|Cactus Wren feeding at Saguaro Cactus blossoms|
Yesterday started with me eyeballing a Harris Hawk that soared past my rental car as I headed for the north district of Saguaro National Park. Wish the bird had been heading for the park so we could rendezvous there. Despite it being largely Harris Hawk free, I enjoyed most of my morning, driving the 8 mile loop, taking short - and I mean short - hikes along the route. Of course, the only reason I ever set foot in deserts, now I'm not a field biologist anymore, is to take pix. In other words, I don't do it for exercise or for love of sandy gravel, I do it solely for the photo ops.
|Managed a through-the-cactus shot of this little Harris' Ground Squirrel|
|A trotting and looking annoyed, a Gambel's Quail hen|
|Gila Woodpecker engaging in deep research|
As I did last year, I checked every Saguaro cactus along that long, l-o-n-g route hoping to see an Elf Owl peeking out of a cactus hole: no such luck this year.
Post-Saguaro NP I decided to check out nearby Colossal Cave Mountain Park. The park was HUMONGOUS with two distinct areas to it. The first was, no surprises here, is the cave.
|Cave and its Entryway on the left, HUMONGOUS rest of park, on right|
The butterfly garden was in the La Posta Quemada Ranch portion of the park. The ranch has a riding stable (no I also won't ride when the temperatures mean both the horse and I are sweaty at the stand-still). There on the Ranch stood the HQ, which in the 1960s was a ranch house with a family. Here's a view inside the HQ.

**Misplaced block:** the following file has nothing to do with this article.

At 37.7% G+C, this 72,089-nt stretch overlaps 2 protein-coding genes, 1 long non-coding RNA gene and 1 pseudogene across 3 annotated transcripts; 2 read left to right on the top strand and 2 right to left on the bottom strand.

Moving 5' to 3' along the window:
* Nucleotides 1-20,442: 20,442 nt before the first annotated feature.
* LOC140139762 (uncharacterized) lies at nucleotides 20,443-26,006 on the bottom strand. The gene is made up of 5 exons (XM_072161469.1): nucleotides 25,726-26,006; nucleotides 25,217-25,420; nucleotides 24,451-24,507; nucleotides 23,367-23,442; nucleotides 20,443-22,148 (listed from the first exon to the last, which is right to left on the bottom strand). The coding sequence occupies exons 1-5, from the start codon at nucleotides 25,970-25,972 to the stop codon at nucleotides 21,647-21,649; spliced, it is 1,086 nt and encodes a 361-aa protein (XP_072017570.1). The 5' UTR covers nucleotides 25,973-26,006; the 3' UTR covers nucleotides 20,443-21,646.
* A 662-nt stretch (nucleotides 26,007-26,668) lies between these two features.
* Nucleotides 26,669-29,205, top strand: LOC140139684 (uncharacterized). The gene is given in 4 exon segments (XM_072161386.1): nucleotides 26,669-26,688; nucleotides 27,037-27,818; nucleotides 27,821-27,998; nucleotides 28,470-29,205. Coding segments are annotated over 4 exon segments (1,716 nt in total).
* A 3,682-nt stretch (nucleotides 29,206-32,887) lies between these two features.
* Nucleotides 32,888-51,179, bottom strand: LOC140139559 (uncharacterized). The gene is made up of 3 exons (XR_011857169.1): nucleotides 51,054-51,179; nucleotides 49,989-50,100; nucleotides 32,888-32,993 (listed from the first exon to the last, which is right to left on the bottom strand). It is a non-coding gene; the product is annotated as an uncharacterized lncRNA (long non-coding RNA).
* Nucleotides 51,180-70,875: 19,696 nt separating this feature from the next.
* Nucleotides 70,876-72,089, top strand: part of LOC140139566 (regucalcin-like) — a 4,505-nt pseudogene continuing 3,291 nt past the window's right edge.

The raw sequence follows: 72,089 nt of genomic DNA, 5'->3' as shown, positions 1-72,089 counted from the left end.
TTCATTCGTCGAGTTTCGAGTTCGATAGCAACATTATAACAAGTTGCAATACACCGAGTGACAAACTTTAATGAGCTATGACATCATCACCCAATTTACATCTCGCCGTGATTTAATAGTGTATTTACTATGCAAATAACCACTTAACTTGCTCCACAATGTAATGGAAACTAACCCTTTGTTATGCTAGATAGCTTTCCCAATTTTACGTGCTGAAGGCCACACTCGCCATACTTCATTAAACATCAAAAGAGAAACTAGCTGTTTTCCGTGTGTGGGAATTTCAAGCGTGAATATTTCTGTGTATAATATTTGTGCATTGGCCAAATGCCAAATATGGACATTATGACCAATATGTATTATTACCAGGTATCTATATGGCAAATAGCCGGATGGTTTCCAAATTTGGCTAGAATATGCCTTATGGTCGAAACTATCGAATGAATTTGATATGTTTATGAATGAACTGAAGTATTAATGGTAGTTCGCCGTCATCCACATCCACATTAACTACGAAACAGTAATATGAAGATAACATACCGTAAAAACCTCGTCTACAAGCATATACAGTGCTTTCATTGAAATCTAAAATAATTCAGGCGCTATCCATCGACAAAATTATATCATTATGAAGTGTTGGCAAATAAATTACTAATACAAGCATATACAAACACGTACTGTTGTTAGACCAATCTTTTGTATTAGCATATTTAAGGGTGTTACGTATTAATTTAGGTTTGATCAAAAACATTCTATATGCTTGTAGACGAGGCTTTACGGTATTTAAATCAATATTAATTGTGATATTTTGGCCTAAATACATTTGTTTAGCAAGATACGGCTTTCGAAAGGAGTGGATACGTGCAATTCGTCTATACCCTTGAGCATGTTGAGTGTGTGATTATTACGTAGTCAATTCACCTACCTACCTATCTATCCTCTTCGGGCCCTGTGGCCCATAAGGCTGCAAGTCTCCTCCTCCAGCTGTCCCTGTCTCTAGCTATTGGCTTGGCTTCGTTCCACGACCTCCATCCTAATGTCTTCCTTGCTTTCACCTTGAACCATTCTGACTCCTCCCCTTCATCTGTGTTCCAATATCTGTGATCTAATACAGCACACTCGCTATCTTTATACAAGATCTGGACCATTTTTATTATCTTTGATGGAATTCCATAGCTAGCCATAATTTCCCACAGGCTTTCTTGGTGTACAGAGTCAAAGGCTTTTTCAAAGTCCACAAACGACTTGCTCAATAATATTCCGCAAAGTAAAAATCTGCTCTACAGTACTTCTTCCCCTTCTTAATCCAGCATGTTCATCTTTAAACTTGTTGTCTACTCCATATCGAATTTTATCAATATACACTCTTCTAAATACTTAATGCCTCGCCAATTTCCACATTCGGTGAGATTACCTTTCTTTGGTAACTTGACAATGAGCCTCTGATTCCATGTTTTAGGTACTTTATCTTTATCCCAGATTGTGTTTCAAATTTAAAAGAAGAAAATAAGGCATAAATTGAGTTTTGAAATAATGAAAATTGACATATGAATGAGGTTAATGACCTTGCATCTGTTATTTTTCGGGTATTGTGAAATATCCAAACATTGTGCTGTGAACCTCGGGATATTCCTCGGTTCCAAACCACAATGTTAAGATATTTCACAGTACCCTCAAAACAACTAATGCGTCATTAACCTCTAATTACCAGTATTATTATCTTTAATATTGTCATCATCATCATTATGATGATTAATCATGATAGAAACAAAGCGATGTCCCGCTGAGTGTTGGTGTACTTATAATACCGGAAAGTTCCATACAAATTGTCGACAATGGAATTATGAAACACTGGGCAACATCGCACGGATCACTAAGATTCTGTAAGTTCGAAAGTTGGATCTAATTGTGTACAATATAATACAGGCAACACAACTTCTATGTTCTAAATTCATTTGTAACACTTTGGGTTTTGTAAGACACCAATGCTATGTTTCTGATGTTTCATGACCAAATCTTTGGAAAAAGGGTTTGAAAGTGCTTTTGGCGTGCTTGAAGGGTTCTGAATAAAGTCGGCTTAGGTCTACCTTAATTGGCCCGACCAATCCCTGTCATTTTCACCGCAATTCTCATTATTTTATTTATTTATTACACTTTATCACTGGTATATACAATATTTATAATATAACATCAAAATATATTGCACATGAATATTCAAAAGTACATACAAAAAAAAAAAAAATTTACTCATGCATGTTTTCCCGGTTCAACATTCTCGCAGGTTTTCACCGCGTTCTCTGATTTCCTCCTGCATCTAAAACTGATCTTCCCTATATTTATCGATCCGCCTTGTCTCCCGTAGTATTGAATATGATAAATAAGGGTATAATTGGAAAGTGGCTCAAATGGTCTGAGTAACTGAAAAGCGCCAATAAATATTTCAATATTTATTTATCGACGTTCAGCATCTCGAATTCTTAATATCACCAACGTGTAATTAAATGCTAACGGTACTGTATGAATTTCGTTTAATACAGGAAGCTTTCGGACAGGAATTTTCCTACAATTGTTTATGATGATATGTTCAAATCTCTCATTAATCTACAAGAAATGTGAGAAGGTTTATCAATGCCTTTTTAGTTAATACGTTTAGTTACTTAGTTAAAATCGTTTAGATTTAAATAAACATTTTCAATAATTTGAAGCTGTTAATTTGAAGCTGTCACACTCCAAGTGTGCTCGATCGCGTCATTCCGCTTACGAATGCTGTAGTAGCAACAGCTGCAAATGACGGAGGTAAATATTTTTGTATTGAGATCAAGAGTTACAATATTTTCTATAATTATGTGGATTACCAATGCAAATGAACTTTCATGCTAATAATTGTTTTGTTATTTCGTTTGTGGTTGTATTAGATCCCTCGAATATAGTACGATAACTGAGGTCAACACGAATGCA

|Today a park HQ, once-upon-|
a-time ranchero living room
V. lovely building, and it must have been fun to live in, that is, not to beat a dead & ailing horse, if it had air conditioning. Anyway, had a modest sandwich centered lunch bought at the HQ, then headed off to the butterfly garden next door.
|Butterfly Garden and teeny bit of desert tortoise habitat|
|I present her majesty, the Queen Butterfly|
The butterfly garden was a nice end to a short week in southeast Arizona. How much do you want to bet, the minute I leave for home, the Plain-capped Star Throats will invade once again?
UPDATE: Yes. In mid July, a Plain-capped Starthroat flew into Madera Canyon for a few day's visit. Hum... just how did that bird know I'd left?